I have no problem with dialogue. It’s just that up until now, I felt like it was the best way and I wanted to stay in that long tradition of animated shorts that had no dialogue. If you look at the mainstream Pixar shorts, almost all of them have no dialogue, and it is a very accepted style. It’s because we realized we didn’t really need any other dialogue, it didn’t add anything to this story (because there was a version we had at the very beginning of Oceanmaker that had someone setting up some world stuff), and it would have taken away from the cinematic and much more visual approach. The other thing, from just a business standpoint, doing it without audio is great because then you can play it at international festivals, and it travels really well on YouTube or Vimeo, you don’t have to dub it, because it’s so universal.
You’ve been nominated for, and won, many awards for your work in animation as well as in shorts. I’m just wondering how that impacts you as an artist. Does it help you keep pressing on, is it encouraging, or is it one of those things that makes you want to keep going bigger?
I mean awards are great, but, for any self-respecting artist, it’s not why we do it. For me, the ultimate goal is to do something bigger and better and looking toward the next project and that next story. They can help you get to that place that you can’t get to easily from where you are now. Two big things that I’m working on right now are a handful of episodic series (they’ll probably go the digital route) and I have four features in development (with either various studios or independent producers). So, I definitely want to do the bigger projects and that’s the kind of thing you can’t do alone and hopefully having a few shorts under my belt is enough to kind of convince the necessary stakeholders that I, and we as a company, can pull it off.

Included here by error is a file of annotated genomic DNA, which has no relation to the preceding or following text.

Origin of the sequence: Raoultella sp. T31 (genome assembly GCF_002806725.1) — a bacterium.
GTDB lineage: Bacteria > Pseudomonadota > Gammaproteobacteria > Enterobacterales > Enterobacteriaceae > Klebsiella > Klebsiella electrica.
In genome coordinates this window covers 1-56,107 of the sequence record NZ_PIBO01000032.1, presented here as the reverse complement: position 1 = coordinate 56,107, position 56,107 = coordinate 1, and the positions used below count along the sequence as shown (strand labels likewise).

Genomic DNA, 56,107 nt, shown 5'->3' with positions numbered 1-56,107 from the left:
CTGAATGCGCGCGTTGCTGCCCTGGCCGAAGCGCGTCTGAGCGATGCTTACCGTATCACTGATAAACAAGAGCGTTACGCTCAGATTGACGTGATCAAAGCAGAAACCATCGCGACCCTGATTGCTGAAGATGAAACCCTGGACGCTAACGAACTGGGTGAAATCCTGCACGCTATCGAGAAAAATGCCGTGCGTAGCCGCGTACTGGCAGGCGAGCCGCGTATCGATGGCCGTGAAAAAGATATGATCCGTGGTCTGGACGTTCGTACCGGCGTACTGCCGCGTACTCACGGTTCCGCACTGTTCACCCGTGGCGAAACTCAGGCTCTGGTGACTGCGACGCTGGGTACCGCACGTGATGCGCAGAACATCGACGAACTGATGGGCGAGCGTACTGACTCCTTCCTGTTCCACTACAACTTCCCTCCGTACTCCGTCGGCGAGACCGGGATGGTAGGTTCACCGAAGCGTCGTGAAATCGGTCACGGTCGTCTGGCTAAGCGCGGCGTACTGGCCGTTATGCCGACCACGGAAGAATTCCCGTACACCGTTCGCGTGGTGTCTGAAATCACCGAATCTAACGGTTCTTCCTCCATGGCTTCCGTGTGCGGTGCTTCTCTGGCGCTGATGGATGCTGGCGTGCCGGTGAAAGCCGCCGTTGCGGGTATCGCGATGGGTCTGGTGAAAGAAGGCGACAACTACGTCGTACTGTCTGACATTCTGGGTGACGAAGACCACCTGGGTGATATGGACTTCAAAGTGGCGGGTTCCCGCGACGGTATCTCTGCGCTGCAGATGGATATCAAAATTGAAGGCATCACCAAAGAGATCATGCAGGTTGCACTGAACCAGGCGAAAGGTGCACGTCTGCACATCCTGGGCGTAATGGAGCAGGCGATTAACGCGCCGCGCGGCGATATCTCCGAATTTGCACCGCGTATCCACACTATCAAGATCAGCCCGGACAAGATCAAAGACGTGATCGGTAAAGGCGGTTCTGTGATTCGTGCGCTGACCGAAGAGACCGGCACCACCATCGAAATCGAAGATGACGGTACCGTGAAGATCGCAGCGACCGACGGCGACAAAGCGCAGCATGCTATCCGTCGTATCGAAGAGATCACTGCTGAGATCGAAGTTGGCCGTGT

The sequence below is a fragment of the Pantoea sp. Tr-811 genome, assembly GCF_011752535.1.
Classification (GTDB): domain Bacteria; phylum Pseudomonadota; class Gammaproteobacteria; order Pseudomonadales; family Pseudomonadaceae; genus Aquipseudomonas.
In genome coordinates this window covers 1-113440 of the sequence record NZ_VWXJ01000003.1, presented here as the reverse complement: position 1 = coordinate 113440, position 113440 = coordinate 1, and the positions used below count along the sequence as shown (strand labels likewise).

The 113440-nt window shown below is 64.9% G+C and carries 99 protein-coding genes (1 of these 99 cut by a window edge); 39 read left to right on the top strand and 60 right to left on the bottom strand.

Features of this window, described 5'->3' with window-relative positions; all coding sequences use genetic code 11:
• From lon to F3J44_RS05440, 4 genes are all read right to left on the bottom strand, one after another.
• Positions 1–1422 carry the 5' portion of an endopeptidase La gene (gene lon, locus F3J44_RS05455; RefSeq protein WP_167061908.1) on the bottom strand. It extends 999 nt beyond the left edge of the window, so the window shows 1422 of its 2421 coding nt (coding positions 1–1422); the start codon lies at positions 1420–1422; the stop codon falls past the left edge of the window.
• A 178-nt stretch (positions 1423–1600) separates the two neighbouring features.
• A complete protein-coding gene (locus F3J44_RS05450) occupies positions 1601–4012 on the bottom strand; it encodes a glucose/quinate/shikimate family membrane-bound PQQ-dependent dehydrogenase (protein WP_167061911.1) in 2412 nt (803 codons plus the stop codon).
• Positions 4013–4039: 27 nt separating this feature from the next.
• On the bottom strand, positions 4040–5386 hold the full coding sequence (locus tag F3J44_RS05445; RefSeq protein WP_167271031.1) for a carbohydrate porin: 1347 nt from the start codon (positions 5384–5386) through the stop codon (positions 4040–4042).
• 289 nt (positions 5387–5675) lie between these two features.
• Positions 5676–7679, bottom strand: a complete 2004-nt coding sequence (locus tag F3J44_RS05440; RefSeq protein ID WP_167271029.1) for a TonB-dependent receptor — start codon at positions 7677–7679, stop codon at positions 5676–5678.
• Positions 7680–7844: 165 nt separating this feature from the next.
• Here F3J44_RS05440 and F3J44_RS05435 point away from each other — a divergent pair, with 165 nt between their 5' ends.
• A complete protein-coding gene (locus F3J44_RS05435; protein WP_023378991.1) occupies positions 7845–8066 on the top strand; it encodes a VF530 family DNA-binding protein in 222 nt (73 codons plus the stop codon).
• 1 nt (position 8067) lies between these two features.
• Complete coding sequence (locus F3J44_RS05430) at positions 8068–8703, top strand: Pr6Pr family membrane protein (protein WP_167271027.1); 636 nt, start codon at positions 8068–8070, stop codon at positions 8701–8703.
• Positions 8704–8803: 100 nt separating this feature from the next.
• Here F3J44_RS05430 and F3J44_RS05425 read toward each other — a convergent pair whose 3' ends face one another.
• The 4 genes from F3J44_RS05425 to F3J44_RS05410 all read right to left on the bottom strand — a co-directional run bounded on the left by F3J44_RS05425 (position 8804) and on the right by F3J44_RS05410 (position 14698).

You mentioned that you have a lot of things on your plate right now, But if someone handed you a blank check what would you make would that look like for you?
I have a couple things right now. One of my big things is getting the Oceanmaker short turned into something else. We were thinking about turning into more of a digital series, because the animated feature space right now is so crowded, and the cost just to market and distribute those is so expensive that Oceanmaker just doesn’t quite fit what a lot of people think an animated film should be. That was one of the things when I made it that I really wanted to prove: that there are other types of stories to make with animation. The reality is that convincing the necessary studio people is a much harder task, and one of the things that we are finding is that in the digital space, even though you don’t have as large a budget, the freedom that you’re allowed is incredible. You’re not required to fit every single decision into a defined box that everyone is expecting a project or animation to be. So right now, Oceanmaker is my biggest priority, getting that longer version, or that bigger story made.
You mention the digital space and distribution for animation, which can be a more difficult product to sell. I know Netflix, Amazon and other streaming content sites are picking up content from festivals and other places. Is that the direction you’re going, or do you mean something else when you say digital space in reference to distribution?
That’s one of the main sites we’re looking at along with the traditional networks and cable as well for some of these episodic series. I would say the digital space right now is so ripe, and that’s where a lot of the experimentation is happening because the rulebook is still being written on what works and what doesn’t, as opposed to features where you are trying to convince studios to fund and make a feature. In that scenario you’re always doing the battle of trying to show who’s done it successfully before because they’re so risk averse. In the digital space, there’s not that precedent, because people haven’t been doing digital series for so long that the powers that be are much more willing to try to take risks because they know that everything that they do is sort of an experiment. It’s still a little bit of the Wild West, in the digital world.
What would you say to people who are trying to break into the industry, especially into animation?
I would say learn as much as you can, in a variety of areas. One of the things we continue to find that separates people when we are hiring or collaborating is their experience outside of animation. In animation, all the arts are represented: drawing, painting, choreography, and even music. For younger people, do a little bit of everything, and you’ll find what you’re naturally best at.
Below is a Behind the Scenes video for Lucas Martell’s Pigeon Impossible
You can find more of Lucas Martell’s work at: